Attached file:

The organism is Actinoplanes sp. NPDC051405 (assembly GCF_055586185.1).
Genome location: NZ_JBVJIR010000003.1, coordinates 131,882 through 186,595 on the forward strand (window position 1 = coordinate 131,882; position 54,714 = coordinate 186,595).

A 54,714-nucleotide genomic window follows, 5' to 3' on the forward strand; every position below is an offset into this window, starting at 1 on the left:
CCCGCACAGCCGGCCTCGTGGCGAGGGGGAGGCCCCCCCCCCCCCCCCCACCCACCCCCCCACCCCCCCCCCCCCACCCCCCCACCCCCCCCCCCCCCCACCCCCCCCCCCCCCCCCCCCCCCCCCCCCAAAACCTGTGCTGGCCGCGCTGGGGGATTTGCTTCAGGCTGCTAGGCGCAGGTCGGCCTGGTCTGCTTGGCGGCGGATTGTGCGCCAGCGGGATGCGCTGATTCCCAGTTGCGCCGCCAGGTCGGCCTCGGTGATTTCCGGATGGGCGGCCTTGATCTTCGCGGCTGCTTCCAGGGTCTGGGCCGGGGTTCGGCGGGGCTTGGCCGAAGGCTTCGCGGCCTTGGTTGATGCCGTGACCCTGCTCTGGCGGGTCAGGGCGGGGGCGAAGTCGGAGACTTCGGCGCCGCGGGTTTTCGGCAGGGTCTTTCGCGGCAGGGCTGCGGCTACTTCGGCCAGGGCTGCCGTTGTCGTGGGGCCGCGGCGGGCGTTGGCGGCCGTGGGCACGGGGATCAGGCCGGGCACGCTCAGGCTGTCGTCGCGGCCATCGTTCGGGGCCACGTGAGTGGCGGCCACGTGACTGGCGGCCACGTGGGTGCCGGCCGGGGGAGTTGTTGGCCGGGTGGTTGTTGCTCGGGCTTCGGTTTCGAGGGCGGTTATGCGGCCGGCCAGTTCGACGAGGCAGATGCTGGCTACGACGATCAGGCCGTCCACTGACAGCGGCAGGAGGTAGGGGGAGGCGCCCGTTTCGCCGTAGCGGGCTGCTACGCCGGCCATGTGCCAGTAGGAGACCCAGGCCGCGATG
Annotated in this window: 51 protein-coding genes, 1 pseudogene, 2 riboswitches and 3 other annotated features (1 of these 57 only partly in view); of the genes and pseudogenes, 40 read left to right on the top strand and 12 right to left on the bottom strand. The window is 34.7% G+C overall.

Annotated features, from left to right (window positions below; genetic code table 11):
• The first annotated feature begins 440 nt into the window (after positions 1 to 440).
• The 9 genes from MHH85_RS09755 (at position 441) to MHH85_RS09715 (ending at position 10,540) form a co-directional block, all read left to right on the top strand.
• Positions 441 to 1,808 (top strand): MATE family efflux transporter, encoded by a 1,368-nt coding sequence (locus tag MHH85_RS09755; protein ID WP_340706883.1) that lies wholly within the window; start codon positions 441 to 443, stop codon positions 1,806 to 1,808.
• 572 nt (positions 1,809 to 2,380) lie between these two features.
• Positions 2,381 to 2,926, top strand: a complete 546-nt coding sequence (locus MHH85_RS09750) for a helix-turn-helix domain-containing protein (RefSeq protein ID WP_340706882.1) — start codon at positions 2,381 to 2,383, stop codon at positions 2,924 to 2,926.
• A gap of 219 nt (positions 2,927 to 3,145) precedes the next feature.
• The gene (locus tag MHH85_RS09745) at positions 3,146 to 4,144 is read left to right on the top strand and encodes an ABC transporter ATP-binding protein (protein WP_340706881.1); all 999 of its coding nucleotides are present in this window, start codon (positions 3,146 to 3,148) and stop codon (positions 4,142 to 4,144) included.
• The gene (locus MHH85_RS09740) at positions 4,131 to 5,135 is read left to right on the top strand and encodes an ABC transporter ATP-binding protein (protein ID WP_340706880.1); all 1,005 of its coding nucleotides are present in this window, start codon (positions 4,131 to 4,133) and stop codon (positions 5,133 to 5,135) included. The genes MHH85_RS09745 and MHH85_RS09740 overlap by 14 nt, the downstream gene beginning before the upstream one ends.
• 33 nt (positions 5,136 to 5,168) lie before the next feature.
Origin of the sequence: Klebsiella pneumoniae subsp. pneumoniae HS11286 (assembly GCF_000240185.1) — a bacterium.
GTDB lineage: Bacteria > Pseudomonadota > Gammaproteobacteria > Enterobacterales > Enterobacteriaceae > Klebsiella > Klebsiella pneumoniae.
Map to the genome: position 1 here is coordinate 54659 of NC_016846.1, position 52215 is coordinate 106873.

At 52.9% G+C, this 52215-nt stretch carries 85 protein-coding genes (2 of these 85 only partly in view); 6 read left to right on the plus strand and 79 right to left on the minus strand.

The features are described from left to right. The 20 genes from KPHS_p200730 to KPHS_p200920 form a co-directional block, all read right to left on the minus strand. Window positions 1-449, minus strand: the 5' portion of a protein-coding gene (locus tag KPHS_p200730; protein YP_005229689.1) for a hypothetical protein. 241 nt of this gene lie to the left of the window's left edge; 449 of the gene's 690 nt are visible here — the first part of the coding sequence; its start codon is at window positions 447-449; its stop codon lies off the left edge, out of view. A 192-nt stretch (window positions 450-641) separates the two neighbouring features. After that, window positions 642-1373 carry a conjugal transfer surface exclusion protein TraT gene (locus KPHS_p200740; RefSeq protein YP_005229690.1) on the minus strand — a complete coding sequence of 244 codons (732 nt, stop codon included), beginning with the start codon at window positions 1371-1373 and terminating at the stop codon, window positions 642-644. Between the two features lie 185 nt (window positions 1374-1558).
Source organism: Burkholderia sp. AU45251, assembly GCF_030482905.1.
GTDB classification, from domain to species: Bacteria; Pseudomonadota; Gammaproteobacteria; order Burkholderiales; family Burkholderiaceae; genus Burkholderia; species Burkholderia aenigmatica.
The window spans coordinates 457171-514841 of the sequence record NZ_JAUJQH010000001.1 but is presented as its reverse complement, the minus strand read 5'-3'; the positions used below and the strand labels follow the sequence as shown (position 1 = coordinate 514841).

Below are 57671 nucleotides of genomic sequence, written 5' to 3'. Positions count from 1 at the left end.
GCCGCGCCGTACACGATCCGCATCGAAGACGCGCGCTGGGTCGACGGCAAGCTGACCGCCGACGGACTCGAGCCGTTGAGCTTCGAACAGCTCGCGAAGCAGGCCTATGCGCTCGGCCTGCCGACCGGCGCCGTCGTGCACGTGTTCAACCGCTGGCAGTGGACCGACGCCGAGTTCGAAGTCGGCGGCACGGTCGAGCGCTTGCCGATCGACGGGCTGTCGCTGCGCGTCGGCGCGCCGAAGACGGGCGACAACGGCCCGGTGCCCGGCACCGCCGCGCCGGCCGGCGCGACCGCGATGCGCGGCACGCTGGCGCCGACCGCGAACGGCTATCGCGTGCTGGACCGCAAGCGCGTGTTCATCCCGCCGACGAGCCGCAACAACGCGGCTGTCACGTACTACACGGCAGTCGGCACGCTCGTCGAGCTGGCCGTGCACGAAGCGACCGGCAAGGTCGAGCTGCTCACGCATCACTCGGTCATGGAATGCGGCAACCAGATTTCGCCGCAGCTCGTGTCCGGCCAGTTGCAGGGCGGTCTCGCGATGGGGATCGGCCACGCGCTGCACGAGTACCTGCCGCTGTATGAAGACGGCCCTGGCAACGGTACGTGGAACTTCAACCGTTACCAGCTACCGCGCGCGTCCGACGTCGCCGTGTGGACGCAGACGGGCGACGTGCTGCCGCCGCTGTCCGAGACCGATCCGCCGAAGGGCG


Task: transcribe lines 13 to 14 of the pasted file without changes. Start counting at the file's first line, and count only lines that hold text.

• The gene (locus tag MHH85_RS09745) at positions 3,146 to 4,144 is read left to right on the top strand and encodes an ABC transporter ATP-binding protein (protein WP_340706881.1); all 999 of its coding nucleotides are present in this window, start codon (positions 3,146 to 3,148) and stop codon (positions 4,142 to 4,144) included.
• The gene (locus MHH85_RS09740) at positions 4,131 to 5,135 is read left to right on the top strand and encodes an ABC transporter ATP-binding protein (protein ID WP_340706880.1); all 1,005 of its coding nucleotides are present in this window, start codon (positions 4,131 to 4,133) and stop codon (positions 5,133 to 5,135) included. The genes MHH85_RS09745 and MHH85_RS09740 overlap by 14 nt, the downstream gene beginning before the upstream one ends.